The police took it very seriously. At that stage Billie looked a lot younger than her age. We used to joke that she was like Saffy from Ab Fab, always dressed in sensible jeans and sweatshirts and make-up free. Had he targeted her precisely because she looked so young and vulnerable?

They got her to go through the story from the beginning, how she and her friends had left the party and the rest of them had waited on one side of the road to catch a bus going towards Crouch End, while she alone had got the bus from the opposite stop. She was only going two stops. She could have walked, but she thought it was safer.

Her voice broke on that word ‘safer’. She thought someone might have got on to the bus directly after her, but she wasn’t really paying attention.

Why would she?

She pressed the bell as the bus passed Bounds Green Tube Station, stopping 100 yards further up the road near an intersection with a quieter side street.

Again as she got off she was vaguely aware of another passenger getting off behind her. Then, as the bus pulled away and she set off in the direction of home, she felt an arm hook itself around her neck from behind and a man trying to jerk her backwards towards the darkened side street. When I think of how terrified she must have been, it chills my blood.

She started struggling, and screaming, which is when he battered her over the head repeatedly with his free hand, muttering under his breath for her to stop.

But she wouldn’t. She’s made of strong stuff, my daughter. Finally a man walking on the opposite side of the otherwise deserted street shouted over at him. And eventually he ran off.

The other man didn’t stop. Didn’t even come over to check she was all right. Instead she ran alone to the Tube station entrance, which was locked, but still lit-up.

Tammy says her daughter started struggling, and screaming, which is when he battered her over the head repeatedly with his free hand, muttering under his breath for her to stop

Tammy says her daughter started struggling, and screaming, which is when he battered her over the head repeatedly with his free hand, muttering under his breath for her to stop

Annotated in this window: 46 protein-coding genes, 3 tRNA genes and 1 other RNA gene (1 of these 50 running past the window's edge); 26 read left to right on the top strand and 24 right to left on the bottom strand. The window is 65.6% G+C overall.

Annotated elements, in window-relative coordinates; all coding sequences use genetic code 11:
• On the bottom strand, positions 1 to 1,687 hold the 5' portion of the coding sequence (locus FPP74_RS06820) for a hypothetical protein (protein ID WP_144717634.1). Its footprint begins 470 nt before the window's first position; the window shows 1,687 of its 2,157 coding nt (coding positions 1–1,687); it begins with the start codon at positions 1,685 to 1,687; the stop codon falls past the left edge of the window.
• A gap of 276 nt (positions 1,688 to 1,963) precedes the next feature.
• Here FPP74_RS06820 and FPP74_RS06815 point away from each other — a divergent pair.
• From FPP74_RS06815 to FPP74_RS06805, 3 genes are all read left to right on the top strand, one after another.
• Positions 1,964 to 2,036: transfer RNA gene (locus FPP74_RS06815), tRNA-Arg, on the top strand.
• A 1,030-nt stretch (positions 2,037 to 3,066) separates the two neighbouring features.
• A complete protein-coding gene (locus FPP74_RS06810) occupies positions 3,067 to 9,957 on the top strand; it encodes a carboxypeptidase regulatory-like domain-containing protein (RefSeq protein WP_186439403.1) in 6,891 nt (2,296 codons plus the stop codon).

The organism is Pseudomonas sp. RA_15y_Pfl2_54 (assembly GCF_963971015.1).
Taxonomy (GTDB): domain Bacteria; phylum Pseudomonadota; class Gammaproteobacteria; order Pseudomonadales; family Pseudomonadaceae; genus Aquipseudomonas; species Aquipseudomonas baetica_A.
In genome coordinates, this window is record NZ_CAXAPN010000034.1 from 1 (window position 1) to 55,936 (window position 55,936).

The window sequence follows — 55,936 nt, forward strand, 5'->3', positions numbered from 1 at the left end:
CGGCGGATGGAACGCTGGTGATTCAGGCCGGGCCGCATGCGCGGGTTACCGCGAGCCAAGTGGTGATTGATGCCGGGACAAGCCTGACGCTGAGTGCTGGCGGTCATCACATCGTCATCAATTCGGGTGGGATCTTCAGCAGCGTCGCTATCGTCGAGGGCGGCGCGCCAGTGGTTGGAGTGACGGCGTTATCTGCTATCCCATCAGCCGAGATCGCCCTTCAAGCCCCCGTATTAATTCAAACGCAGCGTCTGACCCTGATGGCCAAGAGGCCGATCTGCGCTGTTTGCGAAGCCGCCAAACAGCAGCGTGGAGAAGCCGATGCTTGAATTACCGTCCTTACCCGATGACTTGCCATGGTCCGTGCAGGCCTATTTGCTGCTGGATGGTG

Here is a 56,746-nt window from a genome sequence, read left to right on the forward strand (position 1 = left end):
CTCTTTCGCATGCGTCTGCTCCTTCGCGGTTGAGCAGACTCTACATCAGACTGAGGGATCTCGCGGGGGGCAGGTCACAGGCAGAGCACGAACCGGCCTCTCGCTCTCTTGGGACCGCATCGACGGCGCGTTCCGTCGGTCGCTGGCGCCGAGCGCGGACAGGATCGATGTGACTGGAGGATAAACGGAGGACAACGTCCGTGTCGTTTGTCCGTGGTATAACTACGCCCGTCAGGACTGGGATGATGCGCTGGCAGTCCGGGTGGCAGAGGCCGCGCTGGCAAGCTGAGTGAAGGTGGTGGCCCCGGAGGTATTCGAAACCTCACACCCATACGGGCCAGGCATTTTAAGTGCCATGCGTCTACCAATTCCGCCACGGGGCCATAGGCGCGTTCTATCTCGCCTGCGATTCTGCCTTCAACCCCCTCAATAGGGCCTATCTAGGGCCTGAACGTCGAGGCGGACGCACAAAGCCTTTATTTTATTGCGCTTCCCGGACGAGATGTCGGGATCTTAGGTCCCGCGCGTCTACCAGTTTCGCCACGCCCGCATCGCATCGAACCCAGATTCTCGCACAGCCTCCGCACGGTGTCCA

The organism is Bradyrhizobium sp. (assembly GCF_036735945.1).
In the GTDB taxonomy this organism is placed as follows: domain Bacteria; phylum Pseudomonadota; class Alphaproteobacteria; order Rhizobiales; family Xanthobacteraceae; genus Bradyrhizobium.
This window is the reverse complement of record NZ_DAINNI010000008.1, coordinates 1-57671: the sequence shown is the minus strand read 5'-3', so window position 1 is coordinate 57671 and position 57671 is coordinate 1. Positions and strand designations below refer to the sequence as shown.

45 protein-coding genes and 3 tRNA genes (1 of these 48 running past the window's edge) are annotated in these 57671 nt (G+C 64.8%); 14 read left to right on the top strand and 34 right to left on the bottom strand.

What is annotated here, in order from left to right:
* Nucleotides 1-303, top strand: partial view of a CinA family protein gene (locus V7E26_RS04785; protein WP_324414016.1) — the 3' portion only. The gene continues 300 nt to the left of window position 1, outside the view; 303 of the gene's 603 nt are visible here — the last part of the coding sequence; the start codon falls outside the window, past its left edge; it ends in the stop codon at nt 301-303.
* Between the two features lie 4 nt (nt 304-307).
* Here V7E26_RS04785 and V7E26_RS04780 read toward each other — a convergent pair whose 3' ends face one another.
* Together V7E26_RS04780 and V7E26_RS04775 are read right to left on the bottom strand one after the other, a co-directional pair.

I am grateful to him though, this stranger who must have had his own reasons for not stopping to help a frightened girl.

Without his intervention, anything might have happened. But I don’t let myself go there, to the anything that might have happened. Like I say, things could have been a lot worse.

Fast-forward five weeks and Billie and I were in a special video suite in Wood Green Police station where she was being shown an identification parade video.

As an attempted abduction, the police had been able to allocate enough resources to scour the CCTV from the bus and track down the man captured following her off, who had been recognised by officers at a different Met station.

By this time Billie had already given an extensive official statement, describing her assailant in detail, so I’d built up a vivid picture in my mind: stocky; not too tall; cropped hair; thick, muscular arms as if he worked out. 

From my seat at the back of the cramped suite I could just about see the screen over Billie’s shoulder, the succession of men shown from the front and in profile.

Then came one who made my stomach turn. Medium height but powerfully built with a square jaw and strong brows, there was something about the way he stared at the camera as if issuing a challenge. 

My reaction was visceral. This was him. I was sure of it. Billie had to watch the video twice, without speaking, before she was asked at the end if she recognised the man who attacked her. I was so geared up to hear a ‘yes’ that it took a moment or two to register that she’d actually said no.